No. of students passing first-year exam up by 12% in city colleges after review of results

Four months ago, less than 60 per cent of students passed their first-year examination in the private engineering colleges of Anna University.

Now the institutes and their students have a reason to rejoice, and complain. The revaluation results declared last week increased the number of all-pass students by at least 12 per cent, said heads of private colleges. They are, however, miffed with Anna University as they feel the varsity is not handling the evaluation system properly.

For instance, of the 1,005 students who wrote the first-year examinations in a private college, nearly 290 failed in at least one subject. When the revaluated results came, 91 of them passed.

“Every private college spends at least Rs. 25 lakh on revaluation every semester. The number of students applying for revaluation has increased significantly in the last three years. There is a general belief that nothing but the revaluation result is final,” said the principal of a private college.

A student spends Rs. 400 on revaluation and Rs. 700 to obtain a copy of the answer sheet. More than the cost factor, the psychological trauma the student has to undergo, waiting for the revaluation results, is worrisome, said professors.

In most private colleges, said R. Ramkumar, a professor, students who have failed the exams are asked to, and sometimes, even forced, to fill up revaluation forms.

“It is very difficult to concentrate on the next semester and most often, such students fail in internal tests and viva. Many find it difficult to take up project work. The results of the revaluation are declared only about four weeks before the next semester exams,” said Girija Nathan, a student of Sri Venkateswara College.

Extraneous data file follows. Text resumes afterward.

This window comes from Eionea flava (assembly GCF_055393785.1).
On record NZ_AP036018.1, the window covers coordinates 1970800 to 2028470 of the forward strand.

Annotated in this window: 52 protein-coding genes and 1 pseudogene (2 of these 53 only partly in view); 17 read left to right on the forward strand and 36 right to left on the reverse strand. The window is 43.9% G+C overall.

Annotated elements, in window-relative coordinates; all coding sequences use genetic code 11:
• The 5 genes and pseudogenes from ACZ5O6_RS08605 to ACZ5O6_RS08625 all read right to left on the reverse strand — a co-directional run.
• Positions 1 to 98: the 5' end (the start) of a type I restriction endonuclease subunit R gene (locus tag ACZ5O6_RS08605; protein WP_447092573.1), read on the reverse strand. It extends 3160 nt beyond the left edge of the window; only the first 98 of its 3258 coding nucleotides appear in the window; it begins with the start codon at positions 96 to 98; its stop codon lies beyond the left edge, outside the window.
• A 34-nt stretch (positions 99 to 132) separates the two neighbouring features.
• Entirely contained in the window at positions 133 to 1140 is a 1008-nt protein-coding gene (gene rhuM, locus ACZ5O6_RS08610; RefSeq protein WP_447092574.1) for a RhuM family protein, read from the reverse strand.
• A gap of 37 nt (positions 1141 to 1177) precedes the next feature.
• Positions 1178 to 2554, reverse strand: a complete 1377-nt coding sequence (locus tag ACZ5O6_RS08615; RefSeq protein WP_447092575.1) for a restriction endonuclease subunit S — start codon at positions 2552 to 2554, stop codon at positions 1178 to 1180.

Students’ anxieties have worsened, because last week, Anna University released two sets of revaluated results.

“First, they released the results of subjects other than mathematics. That increased the overall pass per cent of our college by 10 per cent, and then after four days, they released the revaluated mathematics marks. We review faculty members’ performance after every exam result. These changes only make it difficult for us to plan,” said Manorama Sidiqui, a mathematics professor.

The principal of a private college on OMR said, after revaluation, even students who failed in 2-3 subjects cleared them.

Teachers closely associated with evaluation said the problem mostly lay with theoretical subjects where the answers are subjective.

“Some teachers give very few marks for short answers. Often, there are also evaluators who know little about the subject and keep asking other teachers how much a particular answer deserves. Because of such teachers, there are some answer-sheet sets that have random scoring,” said a senior professor who has been an evaluator for nine years.

Some teachers also said the surge in pass percentages after revaluation could be due to moderation of scores by the varsity in the wake of abysmal results.

However, Anna University officials said shortage of qualified teachers in private colleges led to faulty evaluation. “Only the review papers are checked by Anna University teachers. The rest — over 6 lakh answer sheets — are checked by 10,000 teachers from various private colleges. The University makes sure there is strict scrutiny at all centres. But there is not much we can do to fight the shortage of teachers,” an official said.

The crunch in faculty strength was so severe a few years ago that the University lowered qualification requirement from five years’ experience to three when hiring teachers.

“Last semester, to evaluate 20,000 civil engineering papers in Tirunelveli, there were just two qualified teachers. As a result, we had to bring all the papers to Chennai,” the official said.

“Private institutions must pay decent salaries to retain qualified staff. Otherwise, it will affect them adversely,” the official said.

This report has been corrected for a factual error